provide managers insights into the quality and productivity of the PSAP and
each staff member. Supervisors can drill down to results for each QA metric, on
both a group and individual basis.
Trend #4: Mobile Apps
As the use of smartphones and other mobile devices becomes
more prevalent, we’ve grown accustomed to ‘capturing [and sharing] the moment’
on these devices using various apps like Instagram, WhatsApp, and Twitter. We
instinctively reach for our phones to share this information with others. But
what if these same instincts could also help facilitate real-time information
sharing during an unfolding incident?
Some companies are now offering mobile apps that enable
first responders, security personnel, or just about anyone to communicate
multimedia incident information. There are different variations on the app, but
essentially it allows users to send an alert about an event, along with
location information (X, Y, Z coordinates), and even images and videos of an
The logic behind this seems to be that if responders know
about a situation sooner and have access to rich, accurate, real-time
information on the ‘what, where, when and why,’ situational awareness goes up
and response time goes down. Such mobile apps will be invaluable to cities,
PSAPs, government and private organizations, and even ordinary citizens.
While NG911 will empower citizens to communicate with 911
centers in new ways, these apps, powered by public safety broadband and other
delivery mechanisms, will extend multimedia communications even further,
unlocking real-time collaboration and data flow far beyond the capacities of
Trend #5: Hosted
Finally, we all use Internet hosted solutions every day—Gmail,
Hotmail, YouTube, Facebook, Twitter and LinkedIn, to name a few. For business
applications, think Web collaboration tools (like WebEx), customer-relationship
management solutions (like Salesforce), enterprise-resource planning (ERP)
software and marketing automation software (like Marketo). So what of Public
According to a recent research by Stratus Technologies (Nov.
2013), 28 percent of PSAP surveyed are running or planning to run critical and
non-critical apps in the cloud. PSAPs are giving hosted and cloud-based
solutions a serious look and there are good reasons why.
First, they can save money by combining funds to purchase
systems that accommodate the needs of multiple sites at a fraction of what it
would otherwise cost to purchase duplicate systems. They can even pay as they
go rather than having to find funding for large investments/capital expenses.
VoIP E-911 and Computer Aided Dispatch have been available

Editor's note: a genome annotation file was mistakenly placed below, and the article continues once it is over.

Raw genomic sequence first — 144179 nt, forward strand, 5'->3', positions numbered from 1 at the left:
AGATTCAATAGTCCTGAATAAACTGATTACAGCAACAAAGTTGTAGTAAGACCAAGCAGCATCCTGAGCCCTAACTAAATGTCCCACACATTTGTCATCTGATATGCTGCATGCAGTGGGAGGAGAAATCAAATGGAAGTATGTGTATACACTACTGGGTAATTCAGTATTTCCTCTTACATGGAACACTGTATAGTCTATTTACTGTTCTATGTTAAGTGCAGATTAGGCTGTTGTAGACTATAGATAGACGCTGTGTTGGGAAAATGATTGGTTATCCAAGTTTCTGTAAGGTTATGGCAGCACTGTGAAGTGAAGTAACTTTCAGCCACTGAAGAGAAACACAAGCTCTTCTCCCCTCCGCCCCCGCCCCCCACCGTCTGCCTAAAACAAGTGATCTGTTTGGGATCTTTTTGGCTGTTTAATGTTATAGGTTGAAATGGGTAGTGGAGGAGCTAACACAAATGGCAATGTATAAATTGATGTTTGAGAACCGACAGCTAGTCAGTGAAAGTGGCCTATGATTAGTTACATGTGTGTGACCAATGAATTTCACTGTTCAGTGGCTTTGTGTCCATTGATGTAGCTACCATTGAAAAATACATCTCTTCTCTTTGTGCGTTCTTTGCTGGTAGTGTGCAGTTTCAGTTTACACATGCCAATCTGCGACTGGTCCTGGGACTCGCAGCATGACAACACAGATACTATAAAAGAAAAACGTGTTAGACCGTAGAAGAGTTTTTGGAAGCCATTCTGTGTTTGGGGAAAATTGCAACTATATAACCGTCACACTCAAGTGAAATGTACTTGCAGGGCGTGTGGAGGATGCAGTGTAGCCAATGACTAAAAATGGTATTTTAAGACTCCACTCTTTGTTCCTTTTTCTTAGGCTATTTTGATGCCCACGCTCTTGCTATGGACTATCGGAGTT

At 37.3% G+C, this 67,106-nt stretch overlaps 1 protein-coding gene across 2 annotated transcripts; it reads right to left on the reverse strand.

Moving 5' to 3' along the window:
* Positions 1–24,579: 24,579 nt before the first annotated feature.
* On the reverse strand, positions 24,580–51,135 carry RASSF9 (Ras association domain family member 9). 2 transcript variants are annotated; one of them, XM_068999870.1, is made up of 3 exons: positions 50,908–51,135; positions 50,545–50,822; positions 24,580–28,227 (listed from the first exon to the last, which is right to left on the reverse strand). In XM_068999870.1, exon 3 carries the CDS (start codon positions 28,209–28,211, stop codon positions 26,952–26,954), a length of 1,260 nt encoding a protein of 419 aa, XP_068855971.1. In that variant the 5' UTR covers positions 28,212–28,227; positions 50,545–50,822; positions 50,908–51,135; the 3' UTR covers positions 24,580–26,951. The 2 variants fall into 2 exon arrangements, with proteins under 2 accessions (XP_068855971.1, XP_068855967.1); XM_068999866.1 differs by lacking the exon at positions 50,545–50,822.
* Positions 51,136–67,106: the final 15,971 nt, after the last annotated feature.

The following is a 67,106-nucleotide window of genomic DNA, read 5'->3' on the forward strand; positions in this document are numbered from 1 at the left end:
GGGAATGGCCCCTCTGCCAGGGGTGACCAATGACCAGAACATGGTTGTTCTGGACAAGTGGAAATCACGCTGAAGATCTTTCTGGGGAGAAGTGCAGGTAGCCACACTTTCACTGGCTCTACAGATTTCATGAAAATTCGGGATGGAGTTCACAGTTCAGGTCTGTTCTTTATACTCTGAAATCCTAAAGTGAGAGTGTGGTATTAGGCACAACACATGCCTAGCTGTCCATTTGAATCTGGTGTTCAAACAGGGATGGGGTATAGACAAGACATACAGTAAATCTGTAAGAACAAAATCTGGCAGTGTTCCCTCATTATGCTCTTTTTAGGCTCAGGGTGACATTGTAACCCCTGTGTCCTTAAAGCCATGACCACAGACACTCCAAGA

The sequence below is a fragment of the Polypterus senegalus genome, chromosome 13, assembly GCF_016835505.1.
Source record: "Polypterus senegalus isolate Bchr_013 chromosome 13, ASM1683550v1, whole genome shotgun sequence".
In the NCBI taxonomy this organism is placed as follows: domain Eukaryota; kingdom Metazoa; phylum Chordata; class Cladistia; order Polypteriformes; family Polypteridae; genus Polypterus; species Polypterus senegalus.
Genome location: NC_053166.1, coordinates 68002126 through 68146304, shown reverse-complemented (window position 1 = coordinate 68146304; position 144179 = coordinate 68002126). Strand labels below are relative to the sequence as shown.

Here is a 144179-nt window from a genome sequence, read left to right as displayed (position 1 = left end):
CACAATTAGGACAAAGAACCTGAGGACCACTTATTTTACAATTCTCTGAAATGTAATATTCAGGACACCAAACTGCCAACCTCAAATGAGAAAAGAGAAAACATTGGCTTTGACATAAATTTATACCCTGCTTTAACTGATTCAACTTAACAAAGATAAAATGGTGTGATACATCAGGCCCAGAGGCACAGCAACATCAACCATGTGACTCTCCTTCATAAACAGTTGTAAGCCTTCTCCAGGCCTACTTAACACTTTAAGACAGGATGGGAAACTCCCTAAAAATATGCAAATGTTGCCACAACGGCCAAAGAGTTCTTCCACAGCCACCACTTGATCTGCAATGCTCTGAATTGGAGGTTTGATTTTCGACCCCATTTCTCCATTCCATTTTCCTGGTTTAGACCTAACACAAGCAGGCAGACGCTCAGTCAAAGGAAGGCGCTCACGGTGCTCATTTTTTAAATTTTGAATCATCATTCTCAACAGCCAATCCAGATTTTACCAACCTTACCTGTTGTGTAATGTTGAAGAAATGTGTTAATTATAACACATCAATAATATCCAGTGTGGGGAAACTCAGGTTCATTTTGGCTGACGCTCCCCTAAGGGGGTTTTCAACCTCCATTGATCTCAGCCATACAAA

in hosted configurations for a few years now, although not with widespread
adoption. Using NICE Inform, PSAPs can host their IP recordings and other
multimedia at a central site and securely access this information over a shared
IP network, eliminating technology duplication.
NG911 (based on the NENA i3 standard) is going to make
hosted solutions a more viable option for every PSAP. That’s because the NENA’s
i3 standard is based on an Emergency Services IP network (ESInet) that will be
shared across all Public Safety agencies. In addition to being the future
mechanism for delivering Next Gen emergency calls, the ESInet will also lay the
foundation for agencies to interconnect at local, regional, state, and national
levels—and share applications.
This means that instead of procuring alone, agencies
connected by a regional ESInet will be able to combine their purchasing power
to invest in shared hosted solutions. These solutions could be implemented
using dedicated equipment (a “private cloud”) hosted at one centralized site,
or sold to participating agencies by the 911 system provider in the form of
software as a service (SaaS).
Today, a PSAP might source its 911 system from one company,
its CAD system from another and its recording solution from yet another, but
these and other solutions likely will be bundled and sold as software services
in the future. This makes it possible to offer different applications to
different users on the network.
For example, one PSAP may need to log only audio calls,
while another may also need to log Text-to-911 communications, and another
might want to add speech analytics. Hosted service providers will be able to
offer a menu of solutions for PSAPs to choose from, ranging from call
processing to GIS to workforce management. Such economies of scale will put
richer functionality and resiliency within the reach of every PSAP.
Chaflawee is Director of Marketing and Business Development for Public Safety
sector for NICE Systems, Inc. Diamond developed the NICE Inform technology,
which provides an automated way for 911 centers to manage and reproduce